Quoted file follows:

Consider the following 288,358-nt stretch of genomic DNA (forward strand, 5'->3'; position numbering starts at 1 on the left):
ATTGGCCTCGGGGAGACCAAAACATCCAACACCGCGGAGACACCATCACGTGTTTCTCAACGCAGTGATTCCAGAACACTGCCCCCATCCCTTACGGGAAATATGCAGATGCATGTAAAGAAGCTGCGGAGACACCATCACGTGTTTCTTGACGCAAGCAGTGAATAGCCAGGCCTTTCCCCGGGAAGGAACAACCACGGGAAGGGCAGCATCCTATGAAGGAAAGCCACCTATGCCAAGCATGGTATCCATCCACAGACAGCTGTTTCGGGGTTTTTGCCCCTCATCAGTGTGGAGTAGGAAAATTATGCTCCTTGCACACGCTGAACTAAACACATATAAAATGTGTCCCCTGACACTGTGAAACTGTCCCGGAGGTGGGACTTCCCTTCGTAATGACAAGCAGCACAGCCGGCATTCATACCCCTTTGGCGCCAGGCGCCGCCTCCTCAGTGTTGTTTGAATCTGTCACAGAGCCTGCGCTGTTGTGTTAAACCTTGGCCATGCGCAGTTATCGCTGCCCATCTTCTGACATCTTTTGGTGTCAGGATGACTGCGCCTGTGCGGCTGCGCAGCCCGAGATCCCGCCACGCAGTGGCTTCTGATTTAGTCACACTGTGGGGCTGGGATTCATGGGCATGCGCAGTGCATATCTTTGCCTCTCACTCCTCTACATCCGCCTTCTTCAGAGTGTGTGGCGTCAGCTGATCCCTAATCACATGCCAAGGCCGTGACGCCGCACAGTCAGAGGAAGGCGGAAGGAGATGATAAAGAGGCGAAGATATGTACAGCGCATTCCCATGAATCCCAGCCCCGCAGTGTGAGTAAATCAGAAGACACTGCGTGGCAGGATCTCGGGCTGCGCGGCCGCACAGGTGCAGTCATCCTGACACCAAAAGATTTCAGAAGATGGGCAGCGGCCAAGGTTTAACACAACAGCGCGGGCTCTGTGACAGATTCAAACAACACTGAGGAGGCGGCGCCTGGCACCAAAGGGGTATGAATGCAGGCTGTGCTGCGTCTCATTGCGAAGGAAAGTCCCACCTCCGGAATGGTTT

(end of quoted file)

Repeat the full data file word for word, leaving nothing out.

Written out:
Consider the following 288,358-nt stretch of genomic DNA (forward strand, 5'->3'; position numbering starts at 1 on the left):
ATTGGCCTCGGGGAGACCAAAACATCCAACACCGCGGAGACACCATCACGTGTTTCTCAACGCAGTGATTCCAGAACACTGCCCCCATCCCTTACGGGAAATATGCAGATGCATGTAAAGAAGCTGCGGAGACACCATCACGTGTTTCTTGACGCAAGCAGTGAATAGCCAGGCCTTTCCCCGGGAAGGAACAACCACGGGAAGGGCAGCATCCTATGAAGGAAAGCCACCTATGCCAAGCATGGTATCCATCCACAGACAGCTGTTTCGGGGTTTTTGCCCCTCATCAGTGTGGAGTAGGAAAATTATGCTCCTTGCACACGCTGAACTAAACACATATAAAATGTGTCCCCTGACACTGTGAAACTGTCCCGGAGGTGGGACTTCCCTTCGTAATGACAAGCAGCACAGCCGGCATTCATACCCCTTTGGCGCCAGGCGCCGCCTCCTCAGTGTTGTTTGAATCTGTCACAGAGCCTGCGCTGTTGTGTTAAACCTTGGCCATGCGCAGTTATCGCTGCCCATCTTCTGACATCTTTTGGTGTCAGGATGACTGCGCCTGTGCGGCTGCGCAGCCCGAGATCCCGCCACGCAGTGGCTTCTGATTTAGTCACACTGTGGGGCTGGGATTCATGGGCATGCGCAGTGCATATCTTTGCCTCTCACTCCTCTACATCCGCCTTCTTCAGAGTGTGTGGCGTCAGCTGATCCCTAATCACATGCCAAGGCCGTGACGCCGCACAGTCAGAGGAAGGCGGAAGGAGATGATAAAGAGGCGAAGATATGTACAGCGCATTCCCATGAATCCCAGCCCCGCAGTGTGAGTAAATCAGAAGACACTGCGTGGCAGGATCTCGGGCTGCGCGGCCGCACAGGTGCAGTCATCCTGACACCAAAAGATTTCAGAAGATGGGCAGCGGCCAAGGTTTAACACAACAGCGCGGGCTCTGTGACAGATTCAAACAACACTGAGGAGGCGGCGCCTGGCACCAAAGGGGTATGAATGCAGGCTGTGCTGCGTCTCATTGCGAAGGAAAGTCCCACCTCCGGAATGGTTT